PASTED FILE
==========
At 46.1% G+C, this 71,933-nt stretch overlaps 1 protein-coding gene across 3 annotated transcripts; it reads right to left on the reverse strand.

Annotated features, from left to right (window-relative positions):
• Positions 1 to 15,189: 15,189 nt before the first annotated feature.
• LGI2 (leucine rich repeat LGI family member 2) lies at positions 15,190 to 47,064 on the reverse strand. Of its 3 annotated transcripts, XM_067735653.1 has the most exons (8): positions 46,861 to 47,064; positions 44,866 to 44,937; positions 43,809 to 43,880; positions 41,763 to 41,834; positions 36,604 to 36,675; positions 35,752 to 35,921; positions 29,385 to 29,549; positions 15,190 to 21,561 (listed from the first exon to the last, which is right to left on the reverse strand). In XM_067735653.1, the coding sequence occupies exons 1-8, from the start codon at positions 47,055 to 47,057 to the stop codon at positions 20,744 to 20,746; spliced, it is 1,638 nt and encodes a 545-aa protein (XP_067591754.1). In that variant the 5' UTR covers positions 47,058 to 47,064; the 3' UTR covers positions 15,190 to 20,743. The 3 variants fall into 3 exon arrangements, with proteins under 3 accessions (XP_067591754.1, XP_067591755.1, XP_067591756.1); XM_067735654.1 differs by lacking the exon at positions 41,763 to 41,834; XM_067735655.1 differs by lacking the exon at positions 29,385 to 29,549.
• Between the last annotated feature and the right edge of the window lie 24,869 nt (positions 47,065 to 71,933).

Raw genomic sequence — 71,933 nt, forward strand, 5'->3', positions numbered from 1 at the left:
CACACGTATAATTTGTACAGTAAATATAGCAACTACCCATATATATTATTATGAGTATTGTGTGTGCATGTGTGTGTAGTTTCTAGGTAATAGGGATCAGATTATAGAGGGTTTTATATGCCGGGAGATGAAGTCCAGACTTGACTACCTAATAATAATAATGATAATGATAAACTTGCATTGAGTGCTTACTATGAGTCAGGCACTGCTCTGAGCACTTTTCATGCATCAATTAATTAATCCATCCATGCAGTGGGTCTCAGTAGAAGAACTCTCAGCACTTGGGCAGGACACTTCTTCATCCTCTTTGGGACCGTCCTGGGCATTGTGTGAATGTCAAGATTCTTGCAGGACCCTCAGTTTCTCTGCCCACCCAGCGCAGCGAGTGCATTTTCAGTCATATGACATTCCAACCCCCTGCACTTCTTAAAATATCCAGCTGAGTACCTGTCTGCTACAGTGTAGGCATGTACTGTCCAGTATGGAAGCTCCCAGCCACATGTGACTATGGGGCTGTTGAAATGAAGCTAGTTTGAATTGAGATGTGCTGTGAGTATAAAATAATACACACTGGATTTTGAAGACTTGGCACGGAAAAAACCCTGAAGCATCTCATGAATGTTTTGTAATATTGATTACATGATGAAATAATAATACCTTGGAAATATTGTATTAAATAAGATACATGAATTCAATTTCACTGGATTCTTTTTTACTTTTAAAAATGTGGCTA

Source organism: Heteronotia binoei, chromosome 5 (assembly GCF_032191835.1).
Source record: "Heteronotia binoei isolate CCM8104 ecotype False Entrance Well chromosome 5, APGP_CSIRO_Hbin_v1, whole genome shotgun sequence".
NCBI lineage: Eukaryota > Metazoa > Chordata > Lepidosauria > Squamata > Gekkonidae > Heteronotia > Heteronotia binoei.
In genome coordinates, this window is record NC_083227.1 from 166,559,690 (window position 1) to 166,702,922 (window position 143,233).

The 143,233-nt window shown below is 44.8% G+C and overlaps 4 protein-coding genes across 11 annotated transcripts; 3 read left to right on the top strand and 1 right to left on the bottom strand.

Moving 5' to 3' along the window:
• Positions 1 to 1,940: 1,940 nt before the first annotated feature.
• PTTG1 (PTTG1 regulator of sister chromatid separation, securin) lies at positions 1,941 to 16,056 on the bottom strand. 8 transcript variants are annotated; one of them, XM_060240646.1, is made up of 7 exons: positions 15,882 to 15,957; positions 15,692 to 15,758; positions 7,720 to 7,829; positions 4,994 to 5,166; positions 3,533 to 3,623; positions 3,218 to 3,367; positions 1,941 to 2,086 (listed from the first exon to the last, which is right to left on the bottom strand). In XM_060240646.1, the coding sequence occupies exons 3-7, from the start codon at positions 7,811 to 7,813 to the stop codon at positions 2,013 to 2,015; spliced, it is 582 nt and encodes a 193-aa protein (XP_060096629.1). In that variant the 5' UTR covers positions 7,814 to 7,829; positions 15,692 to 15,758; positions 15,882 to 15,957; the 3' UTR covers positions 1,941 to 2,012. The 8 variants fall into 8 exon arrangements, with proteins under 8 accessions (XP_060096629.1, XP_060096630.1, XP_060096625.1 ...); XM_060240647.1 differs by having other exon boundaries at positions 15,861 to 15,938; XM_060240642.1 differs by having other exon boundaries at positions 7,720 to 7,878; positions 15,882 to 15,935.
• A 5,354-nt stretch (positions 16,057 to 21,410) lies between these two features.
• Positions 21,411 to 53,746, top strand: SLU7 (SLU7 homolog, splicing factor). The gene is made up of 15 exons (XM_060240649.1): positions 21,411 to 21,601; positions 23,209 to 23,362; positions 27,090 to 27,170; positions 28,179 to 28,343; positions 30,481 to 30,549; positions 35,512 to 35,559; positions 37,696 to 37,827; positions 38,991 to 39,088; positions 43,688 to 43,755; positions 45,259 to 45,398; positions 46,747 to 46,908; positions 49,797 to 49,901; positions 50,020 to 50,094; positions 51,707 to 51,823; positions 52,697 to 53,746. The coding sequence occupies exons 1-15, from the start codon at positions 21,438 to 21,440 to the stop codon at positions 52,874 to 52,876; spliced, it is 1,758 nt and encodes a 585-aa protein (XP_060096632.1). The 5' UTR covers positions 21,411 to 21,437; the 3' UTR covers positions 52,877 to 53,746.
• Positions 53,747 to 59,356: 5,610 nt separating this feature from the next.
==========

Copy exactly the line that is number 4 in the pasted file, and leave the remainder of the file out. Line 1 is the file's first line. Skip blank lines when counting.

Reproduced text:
• LGI2 (leucine rich repeat LGI family member 2) lies at positions 15,190 to 47,064 on the reverse strand. Of its 3 annotated transcripts, XM_067735653.1 has the most exons (8): positions 46,861 to 47,064; positions 44,866 to 44,937; positions 43,809 to 43,880; positions 41,763 to 41,834; positions 36,604 to 36,675; positions 35,752 to 35,921; positions 29,385 to 29,549; positions 15,190 to 21,561 (listed from the first exon to the last, which is right to left on the reverse strand). In XM_067735653.1, the coding sequence occupies exons 1-8, from the start codon at positions 47,055 to 47,057 to the stop codon at positions 20,744 to 20,746; spliced, it is 1,638 nt and encodes a 545-aa protein (XP_067591754.1). In that variant the 5' UTR covers positions 47,058 to 47,064; the 3' UTR covers positions 15,190 to 20,743. The 3 variants fall into 3 exon arrangements, with proteins under 3 accessions (XP_067591754.1, XP_067591755.1, XP_067591756.1); XM_067735654.1 differs by lacking the exon at positions 41,763 to 41,834; XM_067735655.1 differs by lacking the exon at positions 29,385 to 29,549.